• Nexo sent $1.74 billion in USDT back to Tether Treasuries.
  • Nearly $1.75 billion (94%) was returned between the second half of May and late July, 2021 (as markets bottomed out).
  • Nexo was behind 4.7% of all USDT sent back to Tether Treasuries.

What the Tether Papers mean

It must be stressed that Protos is not explicitly alleging any wrongdoing on behalf of any of the entities detailed in this investigation.

But importantly, crypto traders on most exchanges should understand the sheer size of who they could be trading against. 

The exact size of market makers like Cumberland and Alameda — as well as funds like Heka, Three Arrows, and Delchain — are previously unreported

These entities are undoubtedly dominant forces across multiple platforms, with the ability to easily out-trade smaller crypto investors.

Numerous other large and unnamed trading funds have acquired hundreds of millions of dollars in USDT. These companies are mostly registered to tax havens like the British Virgin Islands, Hong Kong, and the Seychelles.

Some, similarly to Shilong’s Web, have sent and received USDT from major players like Cumberland Global, while others assisted prominent projects such as Decentraland to manage Ether raised throughout their ICOs. 

The total value of the Tether in the ‘other funds and companies’ bracket exceeded $7 billion. Protos will reveal information about these companies in future investigations.

Still, we emphasize that Tether has indisputably embedded itself within the crypto ecosystem, and for better or worse, serves a purpose within it.

So, it stands to reason that any firm or individual who operates within the crypto space is likely to interact with USDT at some point.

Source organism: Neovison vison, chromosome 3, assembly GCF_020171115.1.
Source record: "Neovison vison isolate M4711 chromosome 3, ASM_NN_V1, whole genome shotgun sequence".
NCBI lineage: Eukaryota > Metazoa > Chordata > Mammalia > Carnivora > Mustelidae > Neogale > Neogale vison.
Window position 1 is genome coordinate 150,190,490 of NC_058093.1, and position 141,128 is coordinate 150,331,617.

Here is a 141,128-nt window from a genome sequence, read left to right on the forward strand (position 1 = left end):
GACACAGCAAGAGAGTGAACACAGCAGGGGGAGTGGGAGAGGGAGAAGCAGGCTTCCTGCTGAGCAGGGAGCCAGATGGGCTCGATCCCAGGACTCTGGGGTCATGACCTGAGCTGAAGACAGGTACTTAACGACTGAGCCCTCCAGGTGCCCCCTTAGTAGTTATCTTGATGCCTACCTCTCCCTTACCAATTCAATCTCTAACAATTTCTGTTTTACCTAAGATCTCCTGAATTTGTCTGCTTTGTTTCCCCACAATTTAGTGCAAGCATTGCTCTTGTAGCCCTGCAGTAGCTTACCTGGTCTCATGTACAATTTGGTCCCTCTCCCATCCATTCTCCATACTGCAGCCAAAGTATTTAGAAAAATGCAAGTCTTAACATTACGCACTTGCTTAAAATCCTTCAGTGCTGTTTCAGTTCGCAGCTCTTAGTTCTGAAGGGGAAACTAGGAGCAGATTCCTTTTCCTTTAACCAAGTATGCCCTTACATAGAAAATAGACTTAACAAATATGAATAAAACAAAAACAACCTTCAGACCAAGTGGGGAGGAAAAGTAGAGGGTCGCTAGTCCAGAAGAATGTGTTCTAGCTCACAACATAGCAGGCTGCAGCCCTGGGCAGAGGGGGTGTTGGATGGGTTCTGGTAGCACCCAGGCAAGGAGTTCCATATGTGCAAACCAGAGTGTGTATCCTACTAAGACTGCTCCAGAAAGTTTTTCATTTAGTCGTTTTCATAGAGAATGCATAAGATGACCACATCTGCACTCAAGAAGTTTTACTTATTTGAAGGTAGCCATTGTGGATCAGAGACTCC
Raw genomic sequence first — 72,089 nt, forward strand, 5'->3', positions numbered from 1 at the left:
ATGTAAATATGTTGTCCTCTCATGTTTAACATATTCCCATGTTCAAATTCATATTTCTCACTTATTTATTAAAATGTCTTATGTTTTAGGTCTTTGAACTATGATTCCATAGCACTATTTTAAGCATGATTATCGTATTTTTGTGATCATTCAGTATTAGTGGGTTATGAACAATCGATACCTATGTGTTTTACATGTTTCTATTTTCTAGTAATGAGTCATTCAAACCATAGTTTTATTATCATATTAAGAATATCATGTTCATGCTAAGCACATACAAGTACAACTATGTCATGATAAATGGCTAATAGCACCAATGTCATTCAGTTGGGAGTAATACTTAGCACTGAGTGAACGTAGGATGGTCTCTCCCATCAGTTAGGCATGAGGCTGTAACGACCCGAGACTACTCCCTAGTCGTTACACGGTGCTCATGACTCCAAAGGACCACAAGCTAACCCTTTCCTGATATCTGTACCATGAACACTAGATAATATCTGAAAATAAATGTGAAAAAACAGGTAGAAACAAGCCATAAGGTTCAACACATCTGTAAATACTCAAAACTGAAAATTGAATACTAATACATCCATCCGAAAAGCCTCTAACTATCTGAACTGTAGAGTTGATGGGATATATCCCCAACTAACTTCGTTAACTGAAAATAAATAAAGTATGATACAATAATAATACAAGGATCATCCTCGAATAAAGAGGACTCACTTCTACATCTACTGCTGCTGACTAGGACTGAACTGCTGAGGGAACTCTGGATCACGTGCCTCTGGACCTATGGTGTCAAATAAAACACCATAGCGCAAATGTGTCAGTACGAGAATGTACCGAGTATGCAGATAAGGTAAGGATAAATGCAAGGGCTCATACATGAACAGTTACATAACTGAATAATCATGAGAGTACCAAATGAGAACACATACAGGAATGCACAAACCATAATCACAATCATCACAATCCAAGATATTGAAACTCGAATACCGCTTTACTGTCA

It’s worth highlighting that funds like Three Arrows effectively make use of the Tether they receive, as proven by inflow patterns.

Three Arrows was able to acquire USDT in the leadup to a giant crypto bull run, and then return those funds as the market was cooling off. 

This shows that USDT can be utilized for profit — as it should. It is the leading stablecoin, and allowing traders a neutral zone to trade in and out of their crypto positions is its entire business model.

Read more: [Inside the Great Pie Chart giving Tether its dollar value]

But the exact workings of Tether are unclear. Quite literally, nobody knows precisely how Tether operates — or which companies’ commercial paper make up an overwhelming majority of its assets backing USDT.

We understand that Tether lends out its USDT in overcollateralized loans, likely for Bitcoin and Ether, but Tether has never formally disclosed how those operations work.

In fact, Tether has gone out of its way to obfuscate the services it provides to the crypto industry.

Discounts for large issuances are rumored. In our research, we are yet to find any confirmation of any discounts for USDT purchases.

But what is proven is that Bankman-Fried’s Alameda Research and Cumberland Global are two prolific Tether buyers that trust USDT is valued correctly.

Together, they’ve acquired at least $60 billion worth of USDT in the past two years. They inject liquidity into the ecosystem’s leading exchanges based on their trust in Tether, which in turn provides markets with the confidence that 1 USDT is equal to $1.

Whether that’s true all the time — unfortunately nobody knows for sure.

Regardless, Cumberland and Alameda, and to a lesser extent units like Jump Crypto, believe every USDT is always “fully backed by Tether’s reserves,” and that Tether has enough cash on hand to service dollar redemptions.

In the time between the end of Protos’ data analysis (October 31 until today), Tether has printed more than $4 billion worth of its stablecoin, bringing the total USDT in circulation to nearly $75 billion.

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Edit 18:01 UTC, Nov 11: Corrected transaction dates between Shilong’s Web and Cumberland.